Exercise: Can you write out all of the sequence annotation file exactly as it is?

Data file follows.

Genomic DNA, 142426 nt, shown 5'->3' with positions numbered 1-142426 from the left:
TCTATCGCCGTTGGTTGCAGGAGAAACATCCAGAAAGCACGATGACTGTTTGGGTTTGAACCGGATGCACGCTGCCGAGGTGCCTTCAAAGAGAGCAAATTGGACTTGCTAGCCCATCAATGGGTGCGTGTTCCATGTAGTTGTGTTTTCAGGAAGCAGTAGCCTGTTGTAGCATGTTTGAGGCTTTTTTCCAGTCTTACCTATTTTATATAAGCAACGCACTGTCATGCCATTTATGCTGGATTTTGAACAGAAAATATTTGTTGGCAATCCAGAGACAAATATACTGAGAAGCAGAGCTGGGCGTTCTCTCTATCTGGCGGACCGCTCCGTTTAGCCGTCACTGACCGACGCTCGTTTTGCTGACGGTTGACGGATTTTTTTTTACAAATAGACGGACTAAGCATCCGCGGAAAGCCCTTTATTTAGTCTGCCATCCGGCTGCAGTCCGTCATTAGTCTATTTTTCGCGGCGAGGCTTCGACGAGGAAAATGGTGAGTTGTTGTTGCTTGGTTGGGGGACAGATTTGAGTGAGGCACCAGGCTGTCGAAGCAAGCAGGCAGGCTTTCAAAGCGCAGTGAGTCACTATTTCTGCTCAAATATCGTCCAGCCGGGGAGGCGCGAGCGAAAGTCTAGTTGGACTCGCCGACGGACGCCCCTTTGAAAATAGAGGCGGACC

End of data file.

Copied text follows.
Genomic DNA, 142426 nt, shown 5'->3' with positions numbered 1-142426 from the left:
TCTATCGCCGTTGGTTGCAGGAGAAACATCCAGAAAGCACGATGACTGTTTGGGTTTGAACCGGATGCACGCTGCCGAGGTGCCTTCAAAGAGAGCAAATTGGACTTGCTAGCCCATCAATGGGTGCGTGTTCCATGTAGTTGTGTTTTCAGGAAGCAGTAGCCTGTTGTAGCATGTTTGAGGCTTTTTTCCAGTCTTACCTATTTTATATAAGCAACGCACTGTCATGCCATTTATGCTGGATTTTGAACAGAAAATATTTGTTGGCAATCCAGAGACAAATATACTGAGAAGCAGAGCTGGGCGTTCTCTCTATCTGGCGGACCGCTCCGTTTAGCCGTCACTGACCGACGCTCGTTTTGCTGACGGTTGACGGATTTTTTTTTACAAATAGACGGACTAAGCATCCGCGGAAAGCCCTTTATTTAGTCTGCCATCCGGCTGCAGTCCGTCATTAGTCTATTTTTCGCGGCGAGGCTTCGACGAGGAAAATGGTGAGTTGTTGTTGCTTGGTTGGGGGACAGATTTGAGTGAGGCACCAGGCTGTCGAAGCAAGCAGGCAGGCTTTCAAAGCGCAGTGAGTCACTATTTCTGCTCAAATATCGTCCAGCCGGGGAGGCGCGAGCGAAAGTCTAGTTGGACTCGCCGACGGACGCCCCTTTGAAAATAGAGGCGGACC